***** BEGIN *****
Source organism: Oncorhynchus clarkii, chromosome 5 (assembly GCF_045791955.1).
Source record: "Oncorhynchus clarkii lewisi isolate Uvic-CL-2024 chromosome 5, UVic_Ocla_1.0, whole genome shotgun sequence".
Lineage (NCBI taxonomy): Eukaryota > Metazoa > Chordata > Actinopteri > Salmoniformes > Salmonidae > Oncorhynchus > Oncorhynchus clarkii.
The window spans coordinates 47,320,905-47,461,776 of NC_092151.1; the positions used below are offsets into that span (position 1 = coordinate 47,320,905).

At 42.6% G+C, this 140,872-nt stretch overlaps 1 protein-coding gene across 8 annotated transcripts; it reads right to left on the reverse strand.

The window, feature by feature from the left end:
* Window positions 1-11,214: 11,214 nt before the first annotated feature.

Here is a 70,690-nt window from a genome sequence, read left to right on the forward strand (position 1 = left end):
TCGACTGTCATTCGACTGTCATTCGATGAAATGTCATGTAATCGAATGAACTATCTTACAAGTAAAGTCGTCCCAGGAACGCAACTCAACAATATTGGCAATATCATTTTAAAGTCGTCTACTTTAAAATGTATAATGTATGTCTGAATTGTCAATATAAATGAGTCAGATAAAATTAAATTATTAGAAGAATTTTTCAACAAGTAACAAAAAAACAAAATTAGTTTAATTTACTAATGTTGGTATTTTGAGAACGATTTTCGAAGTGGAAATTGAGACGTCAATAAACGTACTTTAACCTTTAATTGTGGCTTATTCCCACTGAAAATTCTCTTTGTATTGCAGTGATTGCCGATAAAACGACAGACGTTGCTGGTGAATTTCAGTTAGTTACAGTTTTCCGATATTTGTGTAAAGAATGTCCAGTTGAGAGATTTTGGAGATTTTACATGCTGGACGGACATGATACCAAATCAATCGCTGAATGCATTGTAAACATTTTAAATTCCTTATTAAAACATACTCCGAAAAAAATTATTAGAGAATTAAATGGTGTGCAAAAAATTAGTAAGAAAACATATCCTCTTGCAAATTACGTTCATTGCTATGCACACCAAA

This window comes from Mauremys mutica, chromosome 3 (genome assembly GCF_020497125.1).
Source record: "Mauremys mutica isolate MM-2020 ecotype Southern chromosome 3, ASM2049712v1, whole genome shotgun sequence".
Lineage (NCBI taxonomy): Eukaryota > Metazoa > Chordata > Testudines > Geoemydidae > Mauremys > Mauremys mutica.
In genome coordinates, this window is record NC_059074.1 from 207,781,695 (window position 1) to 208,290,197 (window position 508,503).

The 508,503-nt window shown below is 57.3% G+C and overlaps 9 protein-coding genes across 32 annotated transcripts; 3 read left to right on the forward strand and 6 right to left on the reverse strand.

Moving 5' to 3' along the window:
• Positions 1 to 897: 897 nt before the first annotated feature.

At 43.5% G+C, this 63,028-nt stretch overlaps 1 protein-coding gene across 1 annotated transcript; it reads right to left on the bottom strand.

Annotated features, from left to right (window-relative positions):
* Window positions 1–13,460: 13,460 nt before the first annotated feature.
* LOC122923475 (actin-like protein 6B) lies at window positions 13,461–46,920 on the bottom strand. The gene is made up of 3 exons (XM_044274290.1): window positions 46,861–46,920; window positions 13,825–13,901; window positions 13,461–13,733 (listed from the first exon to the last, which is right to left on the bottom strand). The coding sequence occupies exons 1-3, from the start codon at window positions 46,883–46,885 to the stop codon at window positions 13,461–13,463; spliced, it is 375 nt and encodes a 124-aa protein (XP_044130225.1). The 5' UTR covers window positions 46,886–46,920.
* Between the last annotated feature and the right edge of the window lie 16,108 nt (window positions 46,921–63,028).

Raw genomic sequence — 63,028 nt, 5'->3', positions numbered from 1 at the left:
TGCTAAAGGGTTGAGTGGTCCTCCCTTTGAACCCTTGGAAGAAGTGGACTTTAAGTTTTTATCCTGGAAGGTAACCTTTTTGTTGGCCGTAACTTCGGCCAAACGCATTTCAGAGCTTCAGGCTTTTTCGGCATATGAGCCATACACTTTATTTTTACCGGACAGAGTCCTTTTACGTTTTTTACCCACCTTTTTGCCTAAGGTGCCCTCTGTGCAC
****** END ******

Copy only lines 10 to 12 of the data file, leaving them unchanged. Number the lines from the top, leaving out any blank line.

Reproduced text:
This window comes from Mauremys mutica, chromosome 3 (genome assembly GCF_020497125.1).
Source record: "Mauremys mutica isolate MM-2020 ecotype Southern chromosome 3, ASM2049712v1, whole genome shotgun sequence".
Lineage (NCBI taxonomy): Eukaryota > Metazoa > Chordata > Testudines > Geoemydidae > Mauremys > Mauremys mutica.